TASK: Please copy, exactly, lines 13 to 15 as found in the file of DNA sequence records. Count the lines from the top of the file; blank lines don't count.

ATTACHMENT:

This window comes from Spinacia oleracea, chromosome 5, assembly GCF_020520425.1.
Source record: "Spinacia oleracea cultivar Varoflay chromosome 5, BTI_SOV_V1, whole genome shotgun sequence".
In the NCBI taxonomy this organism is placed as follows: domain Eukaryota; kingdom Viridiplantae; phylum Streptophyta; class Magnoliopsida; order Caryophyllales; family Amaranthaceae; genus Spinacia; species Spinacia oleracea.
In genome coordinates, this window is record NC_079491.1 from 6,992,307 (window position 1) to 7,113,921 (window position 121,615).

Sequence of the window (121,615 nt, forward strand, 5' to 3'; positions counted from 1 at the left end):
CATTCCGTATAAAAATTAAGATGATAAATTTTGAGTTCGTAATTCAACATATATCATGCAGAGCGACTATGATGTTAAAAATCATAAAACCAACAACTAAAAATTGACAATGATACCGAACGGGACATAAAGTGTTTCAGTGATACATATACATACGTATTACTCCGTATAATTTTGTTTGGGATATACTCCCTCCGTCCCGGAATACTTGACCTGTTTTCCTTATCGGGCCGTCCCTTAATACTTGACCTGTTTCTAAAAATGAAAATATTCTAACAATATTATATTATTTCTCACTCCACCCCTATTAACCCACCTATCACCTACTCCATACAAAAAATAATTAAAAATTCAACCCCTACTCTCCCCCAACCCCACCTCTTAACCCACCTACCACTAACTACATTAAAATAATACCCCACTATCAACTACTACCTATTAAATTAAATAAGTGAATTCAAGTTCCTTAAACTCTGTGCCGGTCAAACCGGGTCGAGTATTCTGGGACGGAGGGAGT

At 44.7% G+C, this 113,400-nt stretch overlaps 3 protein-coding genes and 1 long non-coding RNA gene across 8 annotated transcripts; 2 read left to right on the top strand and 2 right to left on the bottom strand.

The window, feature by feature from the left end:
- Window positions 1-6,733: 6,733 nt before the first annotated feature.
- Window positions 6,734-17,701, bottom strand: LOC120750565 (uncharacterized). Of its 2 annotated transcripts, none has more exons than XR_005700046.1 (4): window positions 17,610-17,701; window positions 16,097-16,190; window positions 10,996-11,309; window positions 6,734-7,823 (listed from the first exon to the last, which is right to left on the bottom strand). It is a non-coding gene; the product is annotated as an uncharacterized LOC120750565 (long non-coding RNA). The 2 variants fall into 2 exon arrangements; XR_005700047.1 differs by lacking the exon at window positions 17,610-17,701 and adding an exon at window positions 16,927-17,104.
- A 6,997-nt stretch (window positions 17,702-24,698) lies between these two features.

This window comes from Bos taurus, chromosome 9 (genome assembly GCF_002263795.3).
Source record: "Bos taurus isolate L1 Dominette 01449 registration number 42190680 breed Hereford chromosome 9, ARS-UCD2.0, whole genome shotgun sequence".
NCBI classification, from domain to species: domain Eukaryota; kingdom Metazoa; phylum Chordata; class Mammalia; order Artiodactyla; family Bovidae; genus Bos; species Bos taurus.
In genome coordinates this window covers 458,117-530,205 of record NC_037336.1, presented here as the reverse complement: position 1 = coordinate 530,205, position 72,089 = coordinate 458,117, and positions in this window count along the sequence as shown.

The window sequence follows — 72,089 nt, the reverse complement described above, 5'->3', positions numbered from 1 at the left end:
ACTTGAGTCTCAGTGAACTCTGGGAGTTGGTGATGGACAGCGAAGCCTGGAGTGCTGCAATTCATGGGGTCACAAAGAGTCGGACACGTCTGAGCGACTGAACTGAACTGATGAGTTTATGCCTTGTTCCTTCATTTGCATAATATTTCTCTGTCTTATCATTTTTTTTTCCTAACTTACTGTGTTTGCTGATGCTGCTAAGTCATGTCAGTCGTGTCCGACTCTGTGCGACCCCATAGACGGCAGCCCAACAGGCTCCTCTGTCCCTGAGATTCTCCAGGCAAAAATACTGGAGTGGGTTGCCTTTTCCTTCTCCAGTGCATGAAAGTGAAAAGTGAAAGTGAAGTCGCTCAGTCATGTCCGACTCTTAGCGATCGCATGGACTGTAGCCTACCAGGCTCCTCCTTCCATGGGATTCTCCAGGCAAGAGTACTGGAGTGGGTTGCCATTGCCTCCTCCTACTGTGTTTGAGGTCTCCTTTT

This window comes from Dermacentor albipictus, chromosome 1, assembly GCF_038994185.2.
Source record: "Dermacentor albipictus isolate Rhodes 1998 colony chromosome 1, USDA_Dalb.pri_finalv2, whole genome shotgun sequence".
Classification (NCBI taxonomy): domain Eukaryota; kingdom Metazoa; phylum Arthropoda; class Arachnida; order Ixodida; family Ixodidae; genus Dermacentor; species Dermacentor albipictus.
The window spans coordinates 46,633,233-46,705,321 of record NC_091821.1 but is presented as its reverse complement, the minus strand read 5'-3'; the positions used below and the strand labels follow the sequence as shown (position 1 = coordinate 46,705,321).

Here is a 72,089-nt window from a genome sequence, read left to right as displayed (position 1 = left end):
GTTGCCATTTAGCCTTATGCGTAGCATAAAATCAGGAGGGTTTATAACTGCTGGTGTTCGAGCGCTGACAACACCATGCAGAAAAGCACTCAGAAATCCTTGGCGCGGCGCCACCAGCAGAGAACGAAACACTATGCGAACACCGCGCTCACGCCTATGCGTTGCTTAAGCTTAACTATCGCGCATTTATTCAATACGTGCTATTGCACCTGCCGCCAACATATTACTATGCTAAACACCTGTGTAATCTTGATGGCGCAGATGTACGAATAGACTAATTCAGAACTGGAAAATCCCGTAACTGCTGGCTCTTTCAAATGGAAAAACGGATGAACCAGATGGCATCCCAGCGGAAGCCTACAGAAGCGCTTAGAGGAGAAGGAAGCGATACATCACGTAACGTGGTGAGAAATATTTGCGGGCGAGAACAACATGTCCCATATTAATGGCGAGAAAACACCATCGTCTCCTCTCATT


Source record: "Bos taurus isolate L1 Dominette 01449 registration number 42190680 breed Hereford chromosome 9, ARS-UCD2.0, whole genome shotgun sequence".
NCBI classification, from domain to species: domain Eukaryota; kingdom Metazoa; phylum Chordata; class Mammalia; order Artiodactyla; family Bovidae; genus Bos; species Bos taurus.
In genome coordinates this window covers 458,117-530,205 of record NC_037336.1, presented here as the reverse complement: position 1 = coordinate 530,205, position 72,089 = coordinate 458,117, and positions in this window count along the sequence as shown.